With marquee clients Monster.com and L.L. Bean last week calling agency reviews, Mullen is facing its first major time of trial since the agency's sale last year to the Interpublic Group of Cos.
"There's no crisis of confidence," said Joe Grimaldi, president and chief executive officer of the 400-person agency in Wenham, Mass.
"We're not de-lighted" that the clients placed their accounts in review, Grimaldi conceded. "It's a series of events in the life of ... the company. We know [sometimes] we are going to lose business. I take a long-term view of Mullen, not a short-term view," Grimaldi said.
He took pains to downplay the potential significance of losing Monster.com and L.L. Bean. "The financial impact of these things are dramatically different than what they would appear to be on the surface," Grimaldi said. "Layoffs are not a consideration."
Industry observers, however, said perception may be somewhat more significant than the bottom line. Monster.com and L.L. Bean are leading consumer brands, and their respective decisions to seek new agencies can only serve to undermine Mullen's credibility as the agency looks to compete for national accounts, sources said.
"You don't want to lose those names from the client roster," said Bill Montbleau, an industry consultant in Burlington, Mass.
At press time on Friday, the agency remained a finalist, along with D'Arcy Masius Benton & Bowles, New York, for the $25 million account of Goldman Sachs, a review being overseen by Pile and Co., Boston. Pile is also managing the searches for Internet job-search provider Monster.com, Maynard, Mass., and catalog retailer L.L. Bean of Freeport, Maine.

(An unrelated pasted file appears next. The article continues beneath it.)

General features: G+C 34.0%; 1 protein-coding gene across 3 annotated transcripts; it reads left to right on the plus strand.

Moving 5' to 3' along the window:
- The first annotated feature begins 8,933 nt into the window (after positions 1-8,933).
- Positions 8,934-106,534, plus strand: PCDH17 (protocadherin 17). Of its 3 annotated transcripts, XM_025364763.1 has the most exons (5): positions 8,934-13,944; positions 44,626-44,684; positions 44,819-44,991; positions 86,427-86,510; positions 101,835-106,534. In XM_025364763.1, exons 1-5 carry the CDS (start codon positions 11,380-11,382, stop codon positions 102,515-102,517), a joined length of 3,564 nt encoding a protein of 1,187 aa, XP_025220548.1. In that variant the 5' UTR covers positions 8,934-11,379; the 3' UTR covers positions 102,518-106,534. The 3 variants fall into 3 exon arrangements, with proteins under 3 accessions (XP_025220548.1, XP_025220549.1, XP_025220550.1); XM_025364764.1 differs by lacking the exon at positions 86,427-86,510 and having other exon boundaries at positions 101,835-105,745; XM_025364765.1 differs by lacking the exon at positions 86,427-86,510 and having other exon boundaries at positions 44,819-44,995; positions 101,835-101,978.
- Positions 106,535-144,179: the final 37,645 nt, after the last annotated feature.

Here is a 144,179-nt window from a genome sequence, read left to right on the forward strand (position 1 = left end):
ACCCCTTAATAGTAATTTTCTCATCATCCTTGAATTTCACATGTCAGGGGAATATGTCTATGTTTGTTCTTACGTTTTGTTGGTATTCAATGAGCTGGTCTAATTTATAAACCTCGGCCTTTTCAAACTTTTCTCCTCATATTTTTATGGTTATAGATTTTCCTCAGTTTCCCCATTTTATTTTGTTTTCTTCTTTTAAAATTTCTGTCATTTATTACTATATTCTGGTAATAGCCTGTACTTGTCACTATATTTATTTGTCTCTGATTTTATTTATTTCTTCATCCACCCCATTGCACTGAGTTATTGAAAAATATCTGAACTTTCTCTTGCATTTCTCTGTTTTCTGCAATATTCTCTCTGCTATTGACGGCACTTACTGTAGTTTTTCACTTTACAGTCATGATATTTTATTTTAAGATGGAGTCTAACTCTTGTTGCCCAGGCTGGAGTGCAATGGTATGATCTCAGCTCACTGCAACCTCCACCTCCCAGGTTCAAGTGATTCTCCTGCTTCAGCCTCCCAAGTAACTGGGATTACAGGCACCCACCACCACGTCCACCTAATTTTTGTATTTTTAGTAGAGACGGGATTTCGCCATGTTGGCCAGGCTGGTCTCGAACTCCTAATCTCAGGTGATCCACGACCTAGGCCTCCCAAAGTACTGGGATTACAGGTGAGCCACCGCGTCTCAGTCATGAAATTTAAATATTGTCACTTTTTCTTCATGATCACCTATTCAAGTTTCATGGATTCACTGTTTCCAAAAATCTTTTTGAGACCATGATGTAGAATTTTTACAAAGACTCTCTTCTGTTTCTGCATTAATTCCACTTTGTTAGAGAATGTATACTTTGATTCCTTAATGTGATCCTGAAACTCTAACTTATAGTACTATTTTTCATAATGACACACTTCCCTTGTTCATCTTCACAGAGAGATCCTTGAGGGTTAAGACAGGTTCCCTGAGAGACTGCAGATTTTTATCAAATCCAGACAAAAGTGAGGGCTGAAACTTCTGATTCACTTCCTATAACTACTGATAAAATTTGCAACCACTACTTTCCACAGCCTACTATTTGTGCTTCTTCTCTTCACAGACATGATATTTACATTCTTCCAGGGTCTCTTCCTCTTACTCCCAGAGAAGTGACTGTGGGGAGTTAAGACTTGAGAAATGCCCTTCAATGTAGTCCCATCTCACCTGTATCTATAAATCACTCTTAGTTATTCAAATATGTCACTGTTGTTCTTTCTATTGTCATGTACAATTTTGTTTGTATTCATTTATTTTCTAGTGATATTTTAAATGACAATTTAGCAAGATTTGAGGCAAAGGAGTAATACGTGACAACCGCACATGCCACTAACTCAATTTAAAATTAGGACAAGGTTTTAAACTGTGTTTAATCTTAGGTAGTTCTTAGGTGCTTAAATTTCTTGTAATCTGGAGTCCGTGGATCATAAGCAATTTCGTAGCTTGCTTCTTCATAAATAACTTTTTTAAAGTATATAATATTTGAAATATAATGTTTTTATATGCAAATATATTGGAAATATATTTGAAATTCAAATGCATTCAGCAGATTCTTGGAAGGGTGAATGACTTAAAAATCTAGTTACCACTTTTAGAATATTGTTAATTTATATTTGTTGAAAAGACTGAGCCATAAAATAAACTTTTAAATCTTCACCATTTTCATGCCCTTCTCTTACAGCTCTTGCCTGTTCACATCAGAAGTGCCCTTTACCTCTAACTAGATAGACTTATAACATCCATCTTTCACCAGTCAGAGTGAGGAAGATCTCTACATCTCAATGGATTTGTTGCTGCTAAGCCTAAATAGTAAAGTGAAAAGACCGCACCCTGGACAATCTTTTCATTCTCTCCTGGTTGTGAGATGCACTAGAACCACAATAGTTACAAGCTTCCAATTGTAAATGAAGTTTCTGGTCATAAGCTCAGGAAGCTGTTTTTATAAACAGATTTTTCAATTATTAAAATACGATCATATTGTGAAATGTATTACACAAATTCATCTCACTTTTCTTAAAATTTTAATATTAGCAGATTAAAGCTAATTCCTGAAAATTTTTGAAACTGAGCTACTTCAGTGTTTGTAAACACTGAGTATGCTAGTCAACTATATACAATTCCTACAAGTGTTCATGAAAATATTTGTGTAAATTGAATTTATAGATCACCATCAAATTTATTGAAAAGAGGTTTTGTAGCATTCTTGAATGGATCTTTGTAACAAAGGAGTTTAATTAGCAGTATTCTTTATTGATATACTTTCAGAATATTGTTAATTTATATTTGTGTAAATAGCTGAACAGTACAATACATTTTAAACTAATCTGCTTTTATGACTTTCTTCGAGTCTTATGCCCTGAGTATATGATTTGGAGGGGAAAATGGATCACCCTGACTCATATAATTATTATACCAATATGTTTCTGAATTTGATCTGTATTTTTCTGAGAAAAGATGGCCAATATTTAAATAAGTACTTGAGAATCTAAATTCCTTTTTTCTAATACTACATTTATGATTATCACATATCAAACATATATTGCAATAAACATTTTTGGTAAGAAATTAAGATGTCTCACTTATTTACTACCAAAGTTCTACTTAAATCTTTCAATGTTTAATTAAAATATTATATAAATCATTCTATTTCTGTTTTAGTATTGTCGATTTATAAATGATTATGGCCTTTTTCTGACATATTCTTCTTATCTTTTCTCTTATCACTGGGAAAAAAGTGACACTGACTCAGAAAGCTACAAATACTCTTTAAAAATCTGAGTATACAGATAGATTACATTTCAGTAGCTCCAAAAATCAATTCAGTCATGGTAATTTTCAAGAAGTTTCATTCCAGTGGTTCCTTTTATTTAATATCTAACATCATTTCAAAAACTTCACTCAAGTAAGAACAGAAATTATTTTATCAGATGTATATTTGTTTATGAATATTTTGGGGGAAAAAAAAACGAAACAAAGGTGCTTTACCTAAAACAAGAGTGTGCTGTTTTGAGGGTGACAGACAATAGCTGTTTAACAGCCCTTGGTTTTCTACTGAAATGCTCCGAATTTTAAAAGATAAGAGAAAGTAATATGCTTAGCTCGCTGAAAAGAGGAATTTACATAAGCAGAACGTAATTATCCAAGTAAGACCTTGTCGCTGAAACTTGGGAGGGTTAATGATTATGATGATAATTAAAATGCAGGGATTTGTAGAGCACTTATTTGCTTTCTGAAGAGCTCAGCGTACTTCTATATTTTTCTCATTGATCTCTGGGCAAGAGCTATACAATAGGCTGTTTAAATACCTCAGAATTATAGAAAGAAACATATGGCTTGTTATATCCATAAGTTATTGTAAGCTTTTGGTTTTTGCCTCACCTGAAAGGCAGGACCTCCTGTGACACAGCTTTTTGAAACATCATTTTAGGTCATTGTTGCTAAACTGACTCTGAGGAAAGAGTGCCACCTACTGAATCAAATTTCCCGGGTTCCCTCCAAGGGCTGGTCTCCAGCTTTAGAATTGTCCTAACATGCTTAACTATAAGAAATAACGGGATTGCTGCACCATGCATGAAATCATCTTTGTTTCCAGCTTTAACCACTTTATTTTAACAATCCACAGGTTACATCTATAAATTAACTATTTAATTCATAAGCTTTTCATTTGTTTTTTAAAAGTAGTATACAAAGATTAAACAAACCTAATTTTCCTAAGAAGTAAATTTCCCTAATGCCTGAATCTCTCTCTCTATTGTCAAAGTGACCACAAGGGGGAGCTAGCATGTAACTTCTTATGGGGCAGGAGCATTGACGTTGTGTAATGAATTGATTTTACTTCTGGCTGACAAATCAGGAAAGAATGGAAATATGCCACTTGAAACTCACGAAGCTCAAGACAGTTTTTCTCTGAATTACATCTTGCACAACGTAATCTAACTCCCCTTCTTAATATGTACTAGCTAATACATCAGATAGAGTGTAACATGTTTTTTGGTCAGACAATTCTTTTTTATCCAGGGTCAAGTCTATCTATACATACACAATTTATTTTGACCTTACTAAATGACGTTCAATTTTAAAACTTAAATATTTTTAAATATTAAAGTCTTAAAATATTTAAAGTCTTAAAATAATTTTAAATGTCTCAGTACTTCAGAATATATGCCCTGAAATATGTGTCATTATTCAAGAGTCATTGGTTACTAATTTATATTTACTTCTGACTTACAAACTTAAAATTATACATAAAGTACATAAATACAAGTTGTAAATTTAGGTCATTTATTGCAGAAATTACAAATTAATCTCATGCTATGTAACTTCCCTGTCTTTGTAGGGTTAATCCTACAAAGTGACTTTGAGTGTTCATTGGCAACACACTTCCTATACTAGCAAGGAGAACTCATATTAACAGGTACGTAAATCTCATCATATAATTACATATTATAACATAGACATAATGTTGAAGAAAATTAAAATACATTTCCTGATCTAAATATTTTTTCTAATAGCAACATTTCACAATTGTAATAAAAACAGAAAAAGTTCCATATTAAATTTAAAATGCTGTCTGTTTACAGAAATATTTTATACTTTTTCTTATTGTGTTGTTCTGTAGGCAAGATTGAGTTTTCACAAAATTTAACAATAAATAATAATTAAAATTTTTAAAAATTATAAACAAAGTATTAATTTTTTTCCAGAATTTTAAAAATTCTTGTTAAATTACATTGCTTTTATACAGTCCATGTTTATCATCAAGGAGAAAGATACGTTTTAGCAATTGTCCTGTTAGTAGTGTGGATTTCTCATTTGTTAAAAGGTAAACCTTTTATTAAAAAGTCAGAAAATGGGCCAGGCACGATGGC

"We came to an agreement to mutually end our relationship" with L.L. Bean, Grimaldi said. Bean spends $15-20 million on ads. Mullen will defend the $75-90 million Monster.com account.
"We have quadrupled the size of our business, and our needs have expanded far beyond the original scope," said Monster.com chief executive Jeff Taylor. "We have encouraged Mullen to add the depth and resources of The Lowe Group," the entity through which Mullen re-ports in to corporate parent IPG.
Lowe Lintas & Partners, Syndey, already handles Monster.com in Australia, New Zealand and Singapore. One source close to the situation said Lowe Lintas & Partners, New York, has been invited to pitch the account but will likely go it alone rather than team up Mullen. Asked about pitching with Lowe, Grimaldi said, "I don't want to reveal how we strategize."
Saatchi & Saatchi, London, recently picked up Monster.com's pan-European assignment, and Saatchi's office in New York has been invited to pitch the domestic portion of the account, sources said. Saatchi and Lowe Lintas executives declined comment. Pile and Co. officials said initial contenders for both Monster.com and L.L. Bean have not been finalized.
Mullen's first work for Mon-ster.com, which debuted on the 1999 Super Bowl and featured kids discussing jobs they might have when they grow up, was well-received.
This year's "Work. Life. Possibilities" campaign included Robert Frost poetry and one execution with a schoolgirl levitating above a city street. That effort was viewed as a misstep by Monster.com management, as competitors such as HotJobs.com, also in the midst of a review, and FreeAgent.com continue to increase their recognition in the marketplace, sources said.
Mullen has overcome challenges before. In 1995, it lost BMW and Timberland but bounced back in the late 1990s, more than doubling its billings to the current $400-million level.